Will Smith saw his career destroyed in 'hellish' ayahuasca trip before Oscars slap

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Will Smith saw his career destroyed in 'hellish' ayahuasca trip before Oscars slap
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Before the infamous Oscars slap, Will Smith had a vision of his career, home, and family slipping away from him while tripping on the psychoactive drink ayahuasca.

The King Richard star recalled the experience to David Letterman in a new episode of his Netflix show My Next Guest Needs No Introduction, which was taped before Smith slapped Chris Rock on stage during the 94th Academy Awards telecast in March.

Smith told the longtime talk show host that he began to notice a "subtle sickness" involving an "addiction" to "material success" around the time I Am Legend was released in 2007. He sought to remedy himself by taking a break from work and not speaking for two weeks. Smith said the experience taught him "to live with the reality that any moment, anything can be gone in one second."

Still, the Oscar-winner continued looking inward, telling Letterman he took 14 "journeys" on ayahuasca in Peru over a two-year period. Smith called it "the individual most hellish psychological experience" of his life.

Will Smith on My Next Guest Needs No Introduction With David Letterman
Will Smith on My Next Guest Needs No Introduction With David Letterman

Ser Baffo/Netflix Will Smith on 'My Next Guest Needs No Introduction' with David Letterman.

"I started seeing all of my money flying away, and my house is flying away, and my career is going away, and I'm trying to grab for my money, and my career and my whole life is getting destroyed. This is my fear, and I'm in there, but I'm wanting to vomit," he recalled. "I hear a voice saying, 'This is what the f--- it is, this is what the f--- life is.' And I'm going, 'Oh, s---, and I hear Willow screaming, 'Daddy, help me, daddy, how come you won't help me?' And I'm like, 'I don't see you, baby.'"

Smith continued, "I stopped caring about my house, I stopped caring about my career, and I get to the point where I settled down, and the voice is still at 100 percent; I still hear Willow screaming, my money is still flying away, but I'm... totally calm, even though there's hell going on in my mind."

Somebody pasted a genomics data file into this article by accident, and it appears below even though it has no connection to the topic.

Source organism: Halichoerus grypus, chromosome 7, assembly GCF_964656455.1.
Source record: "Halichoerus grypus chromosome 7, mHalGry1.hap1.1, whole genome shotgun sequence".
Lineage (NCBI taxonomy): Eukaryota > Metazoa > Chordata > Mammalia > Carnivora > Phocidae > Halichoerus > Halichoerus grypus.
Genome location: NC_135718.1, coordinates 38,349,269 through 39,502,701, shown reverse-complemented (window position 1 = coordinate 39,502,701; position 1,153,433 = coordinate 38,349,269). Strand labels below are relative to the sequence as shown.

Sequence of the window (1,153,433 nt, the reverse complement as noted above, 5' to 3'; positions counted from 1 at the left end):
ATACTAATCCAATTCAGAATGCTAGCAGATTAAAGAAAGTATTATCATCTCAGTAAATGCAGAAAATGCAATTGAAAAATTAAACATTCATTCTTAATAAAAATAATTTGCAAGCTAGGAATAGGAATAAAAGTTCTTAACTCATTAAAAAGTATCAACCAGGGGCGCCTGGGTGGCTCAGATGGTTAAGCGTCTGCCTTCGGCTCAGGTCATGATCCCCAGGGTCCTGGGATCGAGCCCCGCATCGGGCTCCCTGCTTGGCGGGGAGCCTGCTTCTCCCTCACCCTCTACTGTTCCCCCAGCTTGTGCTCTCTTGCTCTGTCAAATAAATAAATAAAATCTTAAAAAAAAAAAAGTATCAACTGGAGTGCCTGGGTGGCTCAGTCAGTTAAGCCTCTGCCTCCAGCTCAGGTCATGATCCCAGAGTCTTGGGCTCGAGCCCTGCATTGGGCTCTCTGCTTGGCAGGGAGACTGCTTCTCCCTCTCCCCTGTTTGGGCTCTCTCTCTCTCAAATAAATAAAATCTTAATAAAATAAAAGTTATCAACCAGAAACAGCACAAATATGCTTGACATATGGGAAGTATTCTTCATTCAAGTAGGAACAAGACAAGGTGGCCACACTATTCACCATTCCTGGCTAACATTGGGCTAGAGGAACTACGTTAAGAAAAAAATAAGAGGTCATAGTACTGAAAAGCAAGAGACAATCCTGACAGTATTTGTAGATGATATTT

Through the experience, the actor said, "I realized that anything that happens in my life, I can handle it. I can handle any person I lose, I can handle anything that goes wrong in my life, I can handle anything in my marriage, I can handle anything that this life has to offer. That's part of the psychological training that happens in ayahuasca."

The main takeaway for Smith was that "99 percent of the s--- you worry about never happens. Ninety-nine percent of your pain and your misery is all self-generated; it's not real." He added, "I developed a trust and a love for me that I never had. I trust me to be okay, no matter what happens."

Will Smith and Chris Rock
Will Smith and Chris Rock

ROBYN BECK/AFP via Getty Images Will Smith slaps Chris Rock at the 2022 Oscars.

Smith had to grapple with that elusive one-percent threat to his career earlier this year, as he weathered public outrage for slapping Rock at the Oscars after the comedian made a joke about his wife, Jada Pinkett Smith.

Following the incident, Smith issued an apology and resigned his Academy of Motion Picture Arts & Sciences membership. He was then banned from attending Academy-affiliated events — including the Oscars — for the next decade.

Pinkett Smith later opened season 5 of her Facebook Watch series Red Table Talk with a title card that said her family was undergoing "deep healing" amid the backlash.

Smith's episode of My Next Guest Needs No Introduction is now streaming on Netflix.

Hear more on all of today's must-see picks, and what Bob the Drag Queen is watching, on EW's What to Watch podcast, hosted by Gerrad Hall.

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